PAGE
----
That theory, woven through the longer catalogue of tobacco manufacturer complaints about the Family Smoking Prevention and Tobacco Control Act, is actually right on the mark. Government should care about informing adult consumers. But, if the definitions of “inform” or “information” are drawn as narrowly as cigarette manufacturers propose, courts will endanger the comprehensive approach Congress deemed necessary to address the social costs cigarettes impose and the tactics cigarette manufacturers use to promote consumption, especially among adolescents. According to cigarette manufacturers, judges should construct an imaginary world where a consumer (who very probably looks like the judge him or herself) stands in front of a single shelf in a store, in front of a row of cigarette packs, all of which contain the same well-known dangerous ingredients. Again, according to the manufacturers, the judge should imagine the state with the power to write directly on each cigarette pack the least burdensome, factual characteristics about cigarettes – milligrams of nicotine, milligrams of tar, trace amounts of radioactive metals, etc. Perhaps the government might also be able to write general warnings about the health implications of smoking. More than that, the state has violated the freedom of speech. READ MORE »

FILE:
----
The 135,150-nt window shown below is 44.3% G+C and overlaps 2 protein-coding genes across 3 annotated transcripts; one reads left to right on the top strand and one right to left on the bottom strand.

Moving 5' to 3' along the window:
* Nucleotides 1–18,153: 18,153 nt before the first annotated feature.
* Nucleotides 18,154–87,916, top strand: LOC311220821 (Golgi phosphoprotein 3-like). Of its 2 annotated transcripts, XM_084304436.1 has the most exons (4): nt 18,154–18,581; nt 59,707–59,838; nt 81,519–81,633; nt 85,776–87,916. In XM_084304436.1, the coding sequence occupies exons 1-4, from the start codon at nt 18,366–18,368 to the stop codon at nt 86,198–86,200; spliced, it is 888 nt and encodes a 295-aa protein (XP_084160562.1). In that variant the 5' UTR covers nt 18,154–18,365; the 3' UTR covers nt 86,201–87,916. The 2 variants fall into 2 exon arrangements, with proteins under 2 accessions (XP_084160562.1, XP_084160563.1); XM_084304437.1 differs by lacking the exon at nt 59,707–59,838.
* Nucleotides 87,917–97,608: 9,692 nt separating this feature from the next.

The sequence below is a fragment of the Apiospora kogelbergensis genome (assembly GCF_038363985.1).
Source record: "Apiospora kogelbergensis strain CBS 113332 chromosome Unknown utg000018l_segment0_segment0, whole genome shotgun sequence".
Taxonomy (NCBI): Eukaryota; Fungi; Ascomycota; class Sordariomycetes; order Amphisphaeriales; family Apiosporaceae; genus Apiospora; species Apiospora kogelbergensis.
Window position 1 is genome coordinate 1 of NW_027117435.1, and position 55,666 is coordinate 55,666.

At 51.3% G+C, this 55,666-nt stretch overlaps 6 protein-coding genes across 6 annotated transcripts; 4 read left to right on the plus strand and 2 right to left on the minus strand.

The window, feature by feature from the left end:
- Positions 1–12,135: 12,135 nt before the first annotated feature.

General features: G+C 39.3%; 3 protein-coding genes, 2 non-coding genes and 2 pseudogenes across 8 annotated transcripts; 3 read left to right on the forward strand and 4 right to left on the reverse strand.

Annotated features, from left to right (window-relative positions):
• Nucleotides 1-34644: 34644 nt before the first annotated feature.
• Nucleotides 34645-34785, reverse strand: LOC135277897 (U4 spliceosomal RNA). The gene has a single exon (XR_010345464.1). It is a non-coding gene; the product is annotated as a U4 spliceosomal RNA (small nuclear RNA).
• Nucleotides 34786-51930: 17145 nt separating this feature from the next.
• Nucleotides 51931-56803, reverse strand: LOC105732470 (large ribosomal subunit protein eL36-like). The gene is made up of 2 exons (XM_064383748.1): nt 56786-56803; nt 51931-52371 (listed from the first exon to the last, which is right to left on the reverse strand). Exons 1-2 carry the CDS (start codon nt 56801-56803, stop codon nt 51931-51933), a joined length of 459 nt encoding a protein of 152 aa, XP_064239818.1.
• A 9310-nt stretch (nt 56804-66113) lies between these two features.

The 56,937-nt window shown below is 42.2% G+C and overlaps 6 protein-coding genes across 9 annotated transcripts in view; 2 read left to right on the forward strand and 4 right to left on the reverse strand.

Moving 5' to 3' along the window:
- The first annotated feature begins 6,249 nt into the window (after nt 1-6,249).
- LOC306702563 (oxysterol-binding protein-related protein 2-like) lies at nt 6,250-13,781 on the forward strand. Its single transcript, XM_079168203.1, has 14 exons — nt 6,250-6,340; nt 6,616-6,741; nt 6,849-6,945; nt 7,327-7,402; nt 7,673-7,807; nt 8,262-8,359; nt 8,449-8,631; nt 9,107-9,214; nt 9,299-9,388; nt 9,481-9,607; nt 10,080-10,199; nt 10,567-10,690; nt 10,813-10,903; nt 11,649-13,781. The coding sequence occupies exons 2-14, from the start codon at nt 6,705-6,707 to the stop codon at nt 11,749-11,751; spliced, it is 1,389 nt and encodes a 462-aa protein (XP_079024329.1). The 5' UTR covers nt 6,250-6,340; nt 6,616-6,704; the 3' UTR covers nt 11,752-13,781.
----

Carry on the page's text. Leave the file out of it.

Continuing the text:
On June 21, health officials at the U.S. Food and Drug Administration (FDA) released a series of nine graphic color warning labels that the tobacco industry will be required to include on the top-half of all cigarette packages produced after September 2012. Some of the images are quite explicit in their illustration of the harmful effects of smoking, while others are less vivid, including one portraying a cartoon-depiction of a baby being exposed to a mother’s second-hand smoke, or another of a man wearing a T-shirt that proclaims “I QUIT.” In addition to including images that are meant to inform consumers of tobacco products about the detrimental health consequences of smoking and exposure to second-hand smoke, the packs will also display a toll-free telephone number for smoking cessation services.